Kirsten Johnson’s documentary memoir “Cameraperson” depicts the experience of being behind the camera, removed from interfering with any action unfolding in front of the lens, but at odds with the human desire to reach out and protect the subjects from imminent danger. That feeling of frustrated protectiveness pervades Parker Hill and Isabel Bethencourt’s observational documentary “Cusp,” which carefully inspects the lives of three teenage girls growing up in rural Texas: Brittany, Aaloni and Autumn.
“Cusp” is filled with imagery characteristic to the teenage girl existence: flickering bonfire light, curtains of long hair and of tangled limbs. It’s at times an outrageously gorgeous film, with Technicolor sunsets that seem to be a dime a dozen in these parts. But this isn’t a stereotypical portrait of transitional girlhood.
The girls are wilder and wiser than their years, at least in comparison to what audiences usually see depicted on-screen. They look incredibly young (and they are, only 15 and 16), still childlike, but drag on cigarettes like old pros. They’re candid about their partying and drug and alcohol use. Their conversations about sex are steeped in the language of consent, though they often desperately recount the ways in which consent is not an option, which seems to be just a sad and accepted truth.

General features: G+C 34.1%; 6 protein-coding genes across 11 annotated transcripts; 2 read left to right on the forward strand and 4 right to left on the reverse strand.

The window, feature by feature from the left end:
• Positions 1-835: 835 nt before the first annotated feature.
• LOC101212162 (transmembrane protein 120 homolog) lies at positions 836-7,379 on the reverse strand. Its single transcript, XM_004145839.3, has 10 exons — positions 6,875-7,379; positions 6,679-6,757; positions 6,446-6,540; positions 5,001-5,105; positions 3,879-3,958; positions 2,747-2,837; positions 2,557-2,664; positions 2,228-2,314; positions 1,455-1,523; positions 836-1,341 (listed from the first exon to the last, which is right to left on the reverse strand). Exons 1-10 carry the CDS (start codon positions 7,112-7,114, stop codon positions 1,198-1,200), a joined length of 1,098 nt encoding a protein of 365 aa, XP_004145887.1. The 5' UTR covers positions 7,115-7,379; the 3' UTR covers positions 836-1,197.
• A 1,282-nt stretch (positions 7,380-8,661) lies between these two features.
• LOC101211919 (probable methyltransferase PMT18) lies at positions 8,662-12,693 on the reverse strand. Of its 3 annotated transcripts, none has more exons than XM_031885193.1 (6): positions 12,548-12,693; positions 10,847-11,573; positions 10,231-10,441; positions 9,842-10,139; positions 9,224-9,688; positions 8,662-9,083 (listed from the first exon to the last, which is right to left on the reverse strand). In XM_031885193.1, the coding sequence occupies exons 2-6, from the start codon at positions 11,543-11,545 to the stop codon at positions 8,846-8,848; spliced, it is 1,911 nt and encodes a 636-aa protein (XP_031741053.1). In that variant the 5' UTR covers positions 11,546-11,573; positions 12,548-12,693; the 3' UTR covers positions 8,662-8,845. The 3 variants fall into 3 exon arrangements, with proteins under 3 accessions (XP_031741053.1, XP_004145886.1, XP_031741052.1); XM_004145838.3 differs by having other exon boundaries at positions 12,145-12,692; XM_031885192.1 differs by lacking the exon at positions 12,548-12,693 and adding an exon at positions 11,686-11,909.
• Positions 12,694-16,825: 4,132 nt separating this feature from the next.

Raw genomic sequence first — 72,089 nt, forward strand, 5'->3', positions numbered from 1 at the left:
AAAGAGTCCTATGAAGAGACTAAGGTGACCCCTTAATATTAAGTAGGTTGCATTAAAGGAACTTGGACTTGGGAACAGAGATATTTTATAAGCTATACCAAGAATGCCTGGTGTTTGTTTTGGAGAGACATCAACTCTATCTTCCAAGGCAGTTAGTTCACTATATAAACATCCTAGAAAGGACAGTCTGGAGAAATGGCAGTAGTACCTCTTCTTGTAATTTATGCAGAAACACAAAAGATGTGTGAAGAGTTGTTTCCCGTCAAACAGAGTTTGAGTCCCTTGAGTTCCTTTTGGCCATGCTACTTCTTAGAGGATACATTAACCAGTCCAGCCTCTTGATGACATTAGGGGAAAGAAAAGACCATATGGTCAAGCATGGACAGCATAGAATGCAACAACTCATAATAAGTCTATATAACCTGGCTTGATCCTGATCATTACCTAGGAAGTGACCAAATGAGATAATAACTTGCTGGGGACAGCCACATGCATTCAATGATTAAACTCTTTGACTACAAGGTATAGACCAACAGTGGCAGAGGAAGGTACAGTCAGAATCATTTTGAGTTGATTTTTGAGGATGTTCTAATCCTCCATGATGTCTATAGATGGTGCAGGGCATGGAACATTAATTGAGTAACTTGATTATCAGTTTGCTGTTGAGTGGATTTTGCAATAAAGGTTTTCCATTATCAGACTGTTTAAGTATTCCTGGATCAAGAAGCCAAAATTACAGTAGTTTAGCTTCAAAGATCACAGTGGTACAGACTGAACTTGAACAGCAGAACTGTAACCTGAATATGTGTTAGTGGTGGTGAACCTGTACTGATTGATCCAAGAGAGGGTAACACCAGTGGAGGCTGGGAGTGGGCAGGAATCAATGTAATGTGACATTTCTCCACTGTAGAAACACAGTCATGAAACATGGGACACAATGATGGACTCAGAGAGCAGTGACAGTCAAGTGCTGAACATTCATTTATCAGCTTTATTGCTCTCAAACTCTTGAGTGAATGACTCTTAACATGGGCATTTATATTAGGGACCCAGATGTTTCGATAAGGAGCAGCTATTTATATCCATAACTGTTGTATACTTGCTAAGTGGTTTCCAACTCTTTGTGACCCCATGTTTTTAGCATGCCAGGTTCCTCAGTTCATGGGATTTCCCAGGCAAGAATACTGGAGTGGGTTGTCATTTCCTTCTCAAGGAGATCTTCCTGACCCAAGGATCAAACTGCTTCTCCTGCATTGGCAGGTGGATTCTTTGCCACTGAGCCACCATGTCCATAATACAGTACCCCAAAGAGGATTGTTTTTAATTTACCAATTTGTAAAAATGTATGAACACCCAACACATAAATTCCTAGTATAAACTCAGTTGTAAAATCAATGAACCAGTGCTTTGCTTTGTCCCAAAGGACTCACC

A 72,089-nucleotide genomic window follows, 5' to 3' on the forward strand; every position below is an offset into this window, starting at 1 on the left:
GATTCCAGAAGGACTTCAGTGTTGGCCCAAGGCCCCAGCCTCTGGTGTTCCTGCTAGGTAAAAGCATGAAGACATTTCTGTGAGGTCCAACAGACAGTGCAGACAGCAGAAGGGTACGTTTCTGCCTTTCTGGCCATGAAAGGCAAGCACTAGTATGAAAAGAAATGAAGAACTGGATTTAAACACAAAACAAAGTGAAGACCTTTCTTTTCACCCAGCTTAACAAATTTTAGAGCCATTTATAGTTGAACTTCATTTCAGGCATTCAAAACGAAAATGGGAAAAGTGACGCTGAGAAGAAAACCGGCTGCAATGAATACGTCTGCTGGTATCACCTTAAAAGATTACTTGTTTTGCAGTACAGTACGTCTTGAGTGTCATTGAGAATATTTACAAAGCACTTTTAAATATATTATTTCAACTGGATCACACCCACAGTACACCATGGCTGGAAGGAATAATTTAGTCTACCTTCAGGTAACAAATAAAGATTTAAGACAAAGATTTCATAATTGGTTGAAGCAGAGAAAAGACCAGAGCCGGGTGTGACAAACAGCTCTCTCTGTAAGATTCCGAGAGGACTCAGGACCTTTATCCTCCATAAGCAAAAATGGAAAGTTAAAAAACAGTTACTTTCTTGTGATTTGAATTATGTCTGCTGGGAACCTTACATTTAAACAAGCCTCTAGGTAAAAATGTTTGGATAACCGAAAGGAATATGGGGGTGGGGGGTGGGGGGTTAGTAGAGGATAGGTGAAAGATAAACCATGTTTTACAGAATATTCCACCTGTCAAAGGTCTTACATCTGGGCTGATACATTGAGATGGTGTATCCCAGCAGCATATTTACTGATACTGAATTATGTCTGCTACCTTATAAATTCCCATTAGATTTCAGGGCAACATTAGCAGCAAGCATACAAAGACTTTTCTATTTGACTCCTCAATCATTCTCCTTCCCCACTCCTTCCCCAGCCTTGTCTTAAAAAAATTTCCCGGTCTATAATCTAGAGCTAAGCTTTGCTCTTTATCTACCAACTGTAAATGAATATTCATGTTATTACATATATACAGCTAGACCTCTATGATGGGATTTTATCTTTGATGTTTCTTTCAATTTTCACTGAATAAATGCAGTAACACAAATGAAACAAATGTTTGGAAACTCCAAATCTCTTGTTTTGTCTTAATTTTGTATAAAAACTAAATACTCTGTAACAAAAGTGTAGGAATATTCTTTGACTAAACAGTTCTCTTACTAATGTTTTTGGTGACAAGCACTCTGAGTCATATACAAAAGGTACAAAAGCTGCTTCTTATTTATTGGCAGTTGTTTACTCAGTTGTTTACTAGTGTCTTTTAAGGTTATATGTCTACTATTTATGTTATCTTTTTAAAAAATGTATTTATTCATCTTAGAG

Hall and Bethencourt position the camera, and thereby the audience, as another friend at the slumber party, sitting, listening and observing without judgment, which allows their darkest secrets to emerge: tragic tales of physical and sexual abuse, broken parental relationships and controlling older boyfriends. These truths lie in the background of the otherwise juvenile high jinks of drinking, getting high and hanging out, informing every swig of beer, every misguided at-home body piercing.
But like any good sunset, the beauty to be found in “Cusp” is in between the darkness and the light, in the almost imperceptible shades of gray. Most important, it’s found in the bonds the girls have with each other. Brittany says, “Please catch me,” and immediately, there are friendly hands to soften her landing.